As a youth I found solace practicing Karate and being a young Black revolutionary. My parents deemed me a strange and they never understood me. In 1971 during my freshman year at the University of Memphis I was a Karate Zen practicing vegetarian and strange student along with the hippies and other like me.

Just a few months into college in 1971 I met the Rev. James Bevel who was a direct aide to Dr. Martin Luther King. James Bevel brainstormed the march on washington in 1963. James Bevel became my master and teacher and I learned many things directly regarding the movement and spirit of Dr. Martin Luther King from a top civil rights activist. It was the Rev. James Bevel who told me that I did not need to go to college as well as being frustrated student because I could not pass freshman English. Dr. Martin Luther King indirectly with my association with his direct aide affected changes in my life tremendously. I learned the pain of the struggle.

I quit college and went into business and via my influence in the movement I called my business Pamoja Carpeting Company. “Pamoja” means “Together” in Swahili. My life was that of the Black revolutionary and I participated in the Black movement after Dr. King. I was a member of Jesse Jackson's P.U.S.H. or “people united to save humanity.” James Bevel formed an organization called “MAN” or making a nation. I even went to the Nation of Islam or the “Black Muslims” in America trying to find a correct path for living.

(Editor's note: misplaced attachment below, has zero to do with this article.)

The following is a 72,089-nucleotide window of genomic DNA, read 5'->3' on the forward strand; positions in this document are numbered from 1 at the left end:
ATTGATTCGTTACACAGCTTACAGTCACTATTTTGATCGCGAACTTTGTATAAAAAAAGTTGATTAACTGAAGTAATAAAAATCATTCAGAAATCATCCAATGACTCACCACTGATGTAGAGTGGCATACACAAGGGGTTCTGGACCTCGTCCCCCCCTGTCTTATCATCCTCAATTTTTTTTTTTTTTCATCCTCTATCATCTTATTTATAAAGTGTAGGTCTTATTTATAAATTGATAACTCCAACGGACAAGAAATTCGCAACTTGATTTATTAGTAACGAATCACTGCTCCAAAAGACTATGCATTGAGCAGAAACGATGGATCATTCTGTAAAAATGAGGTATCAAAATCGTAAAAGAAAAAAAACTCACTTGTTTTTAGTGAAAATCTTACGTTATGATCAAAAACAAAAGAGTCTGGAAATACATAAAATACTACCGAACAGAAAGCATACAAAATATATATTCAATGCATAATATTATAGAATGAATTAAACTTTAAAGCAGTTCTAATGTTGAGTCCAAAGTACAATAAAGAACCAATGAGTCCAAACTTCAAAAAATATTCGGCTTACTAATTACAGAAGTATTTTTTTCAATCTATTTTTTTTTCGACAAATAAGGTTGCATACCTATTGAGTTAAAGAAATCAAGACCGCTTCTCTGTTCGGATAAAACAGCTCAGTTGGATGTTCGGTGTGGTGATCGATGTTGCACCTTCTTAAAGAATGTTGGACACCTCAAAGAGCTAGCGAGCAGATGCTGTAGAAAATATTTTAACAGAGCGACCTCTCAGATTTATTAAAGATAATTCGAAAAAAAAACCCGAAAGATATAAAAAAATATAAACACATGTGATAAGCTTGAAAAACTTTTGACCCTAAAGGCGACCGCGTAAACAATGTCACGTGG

In the fall of 1974 I was looking for Nichiren Shoshu Buddhism and I joined not knowing what I was doing. Very early in my Buddhist practice I learned the concept of “paying one's debt of gratitude” and I dedicated myself to becoming not only a good American citizen, but I dedicated myself to honoring my parents and teachers.

As a young karate student I prayed to become the World karate/Kickboxing champion and I achieved that goal. I promised my parents that I would make them proud of me and I was dedicated to making my city of Memphis proud of me.

I achieved the title of becoming a 5 time World Karate/Kickboxing Champion and I later wrote, produced, directed and starred in a movie about my career called “Iron Thunder.” My mother died in 1984 and I lived to hear her say that she was proud of me. In my life my father would light up with joy and pride in me as a son.

I dedicated myself to becoming the best Buddhist that I could be. After 16 years of unabated Buddhist practice I challenged the SGI regarding their policies of not recognizing African/American contributions to society. I challenged their policies of not having African/Americans on its paid staff or executive boards.

The greatest challenge that I had with the SGI was their refusal to discuss Black Buddhist history as I had learned by reading speeches by Malcolm X. Anthony Elmore was a participant in the movement of racial equality in America and it was a contradiction to my integrity to sit back and not say a word. I wrote a letter to other SGI Buddhist organization members in March of 1991 and I left the SGI for good.

Anthony Elmore 70's Karate photo Shotokan backstance
NSA 1975 publication
Anthony Elmore Championship bout 1984 Memphis, Tennessee
1970's Styled Daishiki